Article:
Subject: Freedom & personal responsibility good, serfdom & tyrannical control bad.
The wild and heated debate about Red Hat 7 in recent days has been interesting to follow. It demonstrates the strength of the open source model. By comparison (I'm not sure if anyone noticed this) Computerworld had a front page story a couple of weeks ago about how there were problems with Solaris on Sun's Enterprise systems, but that these bugs were not well known because Sun was making their customers sign NDA's (non-disclosure agreements) before helping them fix the problem.
Consider the contrast between a proprietary vendor's unwillingness to debate the merits of their technology with the open debate that Red Hat Linux enjoys.
This discussion is of such value to the users of Red Hat products that we feel little need to even attempt to comment. Informed readers can read all sides of the debate, download our products, test them, and decide for themselves whether our critics or supporters are correct. Of course the readers who post things like "well I haven't tried RH7 but I've heard..." aren't very helpful, but I trust most Slashdot readers to see through that kind of stuff.
There is one recurring comment that I could not resist addressing. Namely the regular habit of our critics of comparing Red Hat to Microsoft. I just don't get it.
There are many things for which we should be justifiably criticised (I have no idea what these might be, but I'm certain they exist ;-) but trying to act like Microsoft is not one of them. Red Hat's business is built on solving the problem thatMicrosoft's business model has imposed on the software user since Bill Gates disagreed with the members of the Homebrew computing club back in 1980.
The software industry that Microsoft has been the role model for is built on the premise that customers are not to be trusted with the technology that they are building their organizations on. The legacy software industry is built on the proprietary binary-only model where not only does the user not get the source code he needs to make changes, but worse he receives the product under a license that essentially says that if you make any improvements to the technology you are using, if you solve a bug that is causing your systems to crash, or add a feature that your users or customers desperately need the vendor can have you thrown in jail. (If you don't believe me, just read any shrinkwrapped software license). This kind of business model, where the customer is completely beholden to his supplier exists in no other industry in any free market that I know of. It harks back to the old feudal systems of 12th century Europe.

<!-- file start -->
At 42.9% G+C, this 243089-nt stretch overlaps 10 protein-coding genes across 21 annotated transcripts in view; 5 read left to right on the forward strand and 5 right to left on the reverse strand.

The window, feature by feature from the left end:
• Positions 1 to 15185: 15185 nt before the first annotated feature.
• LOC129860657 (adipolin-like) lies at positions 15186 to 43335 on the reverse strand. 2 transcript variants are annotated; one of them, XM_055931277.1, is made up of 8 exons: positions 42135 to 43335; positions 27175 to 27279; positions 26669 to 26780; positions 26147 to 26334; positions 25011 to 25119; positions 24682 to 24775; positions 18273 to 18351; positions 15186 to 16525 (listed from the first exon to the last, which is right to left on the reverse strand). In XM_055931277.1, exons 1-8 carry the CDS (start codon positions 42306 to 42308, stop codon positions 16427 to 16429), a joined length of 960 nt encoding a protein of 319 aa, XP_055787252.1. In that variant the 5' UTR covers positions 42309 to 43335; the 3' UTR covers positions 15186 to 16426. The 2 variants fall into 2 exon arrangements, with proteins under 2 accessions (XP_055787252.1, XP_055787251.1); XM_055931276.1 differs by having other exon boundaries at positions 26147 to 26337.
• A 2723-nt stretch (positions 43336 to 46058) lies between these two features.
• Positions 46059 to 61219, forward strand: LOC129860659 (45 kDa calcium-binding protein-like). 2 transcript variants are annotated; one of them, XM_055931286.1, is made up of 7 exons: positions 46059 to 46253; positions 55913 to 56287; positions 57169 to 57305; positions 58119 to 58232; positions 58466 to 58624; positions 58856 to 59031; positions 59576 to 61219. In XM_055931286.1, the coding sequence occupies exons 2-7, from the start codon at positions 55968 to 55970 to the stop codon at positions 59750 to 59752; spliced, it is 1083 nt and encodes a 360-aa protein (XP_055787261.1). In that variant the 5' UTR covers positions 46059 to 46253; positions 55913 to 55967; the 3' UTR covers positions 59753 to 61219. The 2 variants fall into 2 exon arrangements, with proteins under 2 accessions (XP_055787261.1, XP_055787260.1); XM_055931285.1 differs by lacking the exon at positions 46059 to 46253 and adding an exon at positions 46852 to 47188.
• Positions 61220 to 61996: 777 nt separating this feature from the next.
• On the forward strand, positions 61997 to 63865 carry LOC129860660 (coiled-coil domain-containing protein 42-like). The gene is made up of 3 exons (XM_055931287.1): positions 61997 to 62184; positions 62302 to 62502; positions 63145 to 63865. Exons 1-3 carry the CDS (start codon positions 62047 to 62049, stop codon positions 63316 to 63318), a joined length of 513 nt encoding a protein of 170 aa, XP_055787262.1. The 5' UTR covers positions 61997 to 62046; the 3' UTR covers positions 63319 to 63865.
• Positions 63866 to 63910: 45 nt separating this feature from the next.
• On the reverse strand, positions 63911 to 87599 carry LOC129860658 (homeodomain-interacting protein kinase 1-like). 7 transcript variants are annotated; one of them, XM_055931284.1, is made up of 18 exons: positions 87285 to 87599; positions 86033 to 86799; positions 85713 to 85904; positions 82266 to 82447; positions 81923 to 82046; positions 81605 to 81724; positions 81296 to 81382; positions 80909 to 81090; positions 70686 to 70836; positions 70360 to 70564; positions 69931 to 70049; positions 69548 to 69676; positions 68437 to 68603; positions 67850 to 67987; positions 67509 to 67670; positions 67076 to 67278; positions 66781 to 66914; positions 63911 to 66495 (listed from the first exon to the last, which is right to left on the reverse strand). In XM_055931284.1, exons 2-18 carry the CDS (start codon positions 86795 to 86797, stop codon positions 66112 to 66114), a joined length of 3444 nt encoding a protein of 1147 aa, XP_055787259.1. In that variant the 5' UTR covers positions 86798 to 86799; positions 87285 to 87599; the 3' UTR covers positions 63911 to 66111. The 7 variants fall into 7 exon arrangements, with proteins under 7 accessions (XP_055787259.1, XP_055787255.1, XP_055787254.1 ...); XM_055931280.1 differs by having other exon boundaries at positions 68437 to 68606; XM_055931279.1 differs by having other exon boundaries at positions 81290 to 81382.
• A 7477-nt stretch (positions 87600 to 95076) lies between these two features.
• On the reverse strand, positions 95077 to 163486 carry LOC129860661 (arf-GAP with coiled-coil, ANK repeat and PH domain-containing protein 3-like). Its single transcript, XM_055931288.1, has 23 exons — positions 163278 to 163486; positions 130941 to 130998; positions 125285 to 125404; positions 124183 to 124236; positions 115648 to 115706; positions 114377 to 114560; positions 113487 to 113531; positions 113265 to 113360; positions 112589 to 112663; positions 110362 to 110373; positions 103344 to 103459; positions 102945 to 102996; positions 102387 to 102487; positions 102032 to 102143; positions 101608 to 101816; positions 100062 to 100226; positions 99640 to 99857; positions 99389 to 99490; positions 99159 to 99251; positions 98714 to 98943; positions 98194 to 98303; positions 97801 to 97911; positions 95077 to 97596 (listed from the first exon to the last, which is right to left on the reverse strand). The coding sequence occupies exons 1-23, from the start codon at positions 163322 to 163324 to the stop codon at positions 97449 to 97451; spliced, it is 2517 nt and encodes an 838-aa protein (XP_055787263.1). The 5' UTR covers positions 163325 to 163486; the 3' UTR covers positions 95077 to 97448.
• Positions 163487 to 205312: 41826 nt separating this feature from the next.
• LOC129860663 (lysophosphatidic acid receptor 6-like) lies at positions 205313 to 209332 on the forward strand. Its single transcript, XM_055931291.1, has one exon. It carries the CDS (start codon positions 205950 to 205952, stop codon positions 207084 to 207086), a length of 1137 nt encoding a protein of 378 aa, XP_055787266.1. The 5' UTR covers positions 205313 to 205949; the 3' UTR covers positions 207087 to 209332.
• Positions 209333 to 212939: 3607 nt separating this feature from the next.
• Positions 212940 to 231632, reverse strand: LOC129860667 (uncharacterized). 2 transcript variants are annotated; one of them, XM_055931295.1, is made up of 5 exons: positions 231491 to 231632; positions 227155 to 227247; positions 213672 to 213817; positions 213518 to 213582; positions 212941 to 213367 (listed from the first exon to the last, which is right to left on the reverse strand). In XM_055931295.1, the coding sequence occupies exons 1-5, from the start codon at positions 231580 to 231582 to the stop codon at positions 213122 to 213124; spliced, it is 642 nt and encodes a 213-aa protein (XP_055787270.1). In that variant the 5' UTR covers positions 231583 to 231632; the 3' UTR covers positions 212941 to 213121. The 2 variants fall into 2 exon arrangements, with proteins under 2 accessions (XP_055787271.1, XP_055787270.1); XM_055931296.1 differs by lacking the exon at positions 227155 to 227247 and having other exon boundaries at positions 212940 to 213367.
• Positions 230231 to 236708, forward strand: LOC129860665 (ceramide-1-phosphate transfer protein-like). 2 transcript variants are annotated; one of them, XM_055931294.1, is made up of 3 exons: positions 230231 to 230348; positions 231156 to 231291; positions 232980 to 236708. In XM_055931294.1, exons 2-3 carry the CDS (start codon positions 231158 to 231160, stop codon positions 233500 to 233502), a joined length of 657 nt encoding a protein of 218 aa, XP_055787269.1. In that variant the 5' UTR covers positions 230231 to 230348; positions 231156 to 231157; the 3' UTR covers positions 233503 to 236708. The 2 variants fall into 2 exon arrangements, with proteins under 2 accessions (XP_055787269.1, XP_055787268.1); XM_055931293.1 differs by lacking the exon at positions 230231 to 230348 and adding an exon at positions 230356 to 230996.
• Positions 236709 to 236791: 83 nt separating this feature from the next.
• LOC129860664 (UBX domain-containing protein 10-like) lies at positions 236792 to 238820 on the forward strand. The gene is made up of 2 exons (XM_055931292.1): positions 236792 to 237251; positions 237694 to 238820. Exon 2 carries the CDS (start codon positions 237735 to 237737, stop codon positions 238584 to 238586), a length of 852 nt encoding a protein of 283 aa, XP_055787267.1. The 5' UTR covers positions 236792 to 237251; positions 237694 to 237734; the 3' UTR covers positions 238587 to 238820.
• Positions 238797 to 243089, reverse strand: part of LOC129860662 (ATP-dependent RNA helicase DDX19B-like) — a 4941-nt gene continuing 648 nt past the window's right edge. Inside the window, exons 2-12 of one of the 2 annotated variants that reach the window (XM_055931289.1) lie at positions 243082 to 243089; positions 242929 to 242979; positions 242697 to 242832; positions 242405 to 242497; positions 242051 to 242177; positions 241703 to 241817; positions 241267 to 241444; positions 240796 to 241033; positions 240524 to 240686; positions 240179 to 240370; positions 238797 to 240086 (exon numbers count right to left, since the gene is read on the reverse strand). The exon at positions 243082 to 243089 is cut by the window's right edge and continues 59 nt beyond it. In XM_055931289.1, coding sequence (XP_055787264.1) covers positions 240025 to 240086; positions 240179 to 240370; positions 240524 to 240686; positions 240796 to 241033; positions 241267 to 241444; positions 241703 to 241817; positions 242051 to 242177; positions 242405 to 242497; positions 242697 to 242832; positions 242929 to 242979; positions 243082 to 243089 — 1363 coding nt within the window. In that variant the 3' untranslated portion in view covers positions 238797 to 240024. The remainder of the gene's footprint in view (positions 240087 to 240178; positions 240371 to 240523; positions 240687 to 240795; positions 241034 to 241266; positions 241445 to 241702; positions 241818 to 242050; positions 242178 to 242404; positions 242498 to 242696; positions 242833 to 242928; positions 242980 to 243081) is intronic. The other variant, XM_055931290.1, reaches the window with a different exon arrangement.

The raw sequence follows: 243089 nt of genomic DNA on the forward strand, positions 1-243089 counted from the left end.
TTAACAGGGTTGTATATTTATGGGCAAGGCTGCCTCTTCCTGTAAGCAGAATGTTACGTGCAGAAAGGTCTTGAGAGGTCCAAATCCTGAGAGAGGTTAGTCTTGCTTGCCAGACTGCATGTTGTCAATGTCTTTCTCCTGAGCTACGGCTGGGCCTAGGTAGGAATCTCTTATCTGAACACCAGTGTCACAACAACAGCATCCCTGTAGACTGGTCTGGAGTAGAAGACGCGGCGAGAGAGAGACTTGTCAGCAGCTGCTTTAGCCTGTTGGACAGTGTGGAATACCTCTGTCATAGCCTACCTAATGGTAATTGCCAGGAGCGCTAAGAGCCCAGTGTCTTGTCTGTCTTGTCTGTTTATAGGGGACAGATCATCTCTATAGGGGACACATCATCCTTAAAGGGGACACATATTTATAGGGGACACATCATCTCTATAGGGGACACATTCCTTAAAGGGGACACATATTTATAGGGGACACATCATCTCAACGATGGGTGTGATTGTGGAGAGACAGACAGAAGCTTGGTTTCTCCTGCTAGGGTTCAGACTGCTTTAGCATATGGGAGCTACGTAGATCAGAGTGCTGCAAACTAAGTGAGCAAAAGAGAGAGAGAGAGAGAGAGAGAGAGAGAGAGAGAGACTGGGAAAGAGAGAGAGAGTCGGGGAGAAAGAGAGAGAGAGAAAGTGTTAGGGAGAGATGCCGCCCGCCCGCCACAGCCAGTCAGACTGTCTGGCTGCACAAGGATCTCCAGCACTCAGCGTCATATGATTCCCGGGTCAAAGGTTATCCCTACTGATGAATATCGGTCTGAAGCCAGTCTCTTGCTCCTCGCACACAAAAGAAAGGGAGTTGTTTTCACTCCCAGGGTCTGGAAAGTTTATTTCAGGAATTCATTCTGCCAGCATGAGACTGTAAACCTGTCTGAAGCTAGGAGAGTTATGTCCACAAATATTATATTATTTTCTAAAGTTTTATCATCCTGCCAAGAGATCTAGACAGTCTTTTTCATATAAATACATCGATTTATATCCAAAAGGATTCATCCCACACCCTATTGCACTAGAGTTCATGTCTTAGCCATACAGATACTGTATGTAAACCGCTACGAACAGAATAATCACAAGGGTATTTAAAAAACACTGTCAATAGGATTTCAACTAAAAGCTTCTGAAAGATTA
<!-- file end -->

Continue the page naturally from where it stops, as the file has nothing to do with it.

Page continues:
Red Hat's business success is owed to one simple benefit our products and services offer that our larger binary-only OS competitors do not. Namely that our commitment to publish the code that we write and distribute under open source licenses enable us to give our customers control over the technology they are using to build their systems. We cannot promise to deliver perfection. All we can promise is to acknowledge the problems immediately and work with you to fix them publicly and in real time. With control over their systems our users can simply build more stable and reliable systems than the binary-only model allows.
This is why the fear that Red Hat is somehow going to wake up one morning and abandon our commitment to open source is so mis-placed. Open source provides us with -the- competitive advantage that enables us to compete effectively against much larger competitors. To abandon open source is simply not in our customers interest and hence not in Red Hat's financial interest.
So if you want to criticise us for shipping gcc 2.96, you have every right to do so - you'd be wrong, but it is at least a legitimate debate and I'd respect your opinion. But to compare Red Hat to Microsoft indicates an ignorance of what is driving our success.
Remember that this debate was begun by someone going to Red Hat's public site and trying to add up all the registered bugs in Red Hat 7. When was the last time Microsoft (or any other legacy software vendor for that matter) gave you access to their complete bug registration system? Which software model do you really want to see succeed? One where you have to trust your vendor (who can and frequently restrict access to information you does need) or one where you are in control of the technology you are using?
We may be making mistakes - that up to you to decide. Some of them may be important to you and while I have no doubt you will point them out to us, you have control over the technology you are using. We work hard to build products that please most of our users most of the time. But if you don't like something about Red Hat Linux you don't have to use that feature or function. We simply are not pursing a business model that bears any resemblance to Microsoft's, so just quit it.
The next slashdotter who compares anything Red Hat does to Microsoft will be punished. The punishment will be to find the nearest blackboard and write "freedom & personal responsibility good, serfdom & tyrannical control bad" seven hundred times.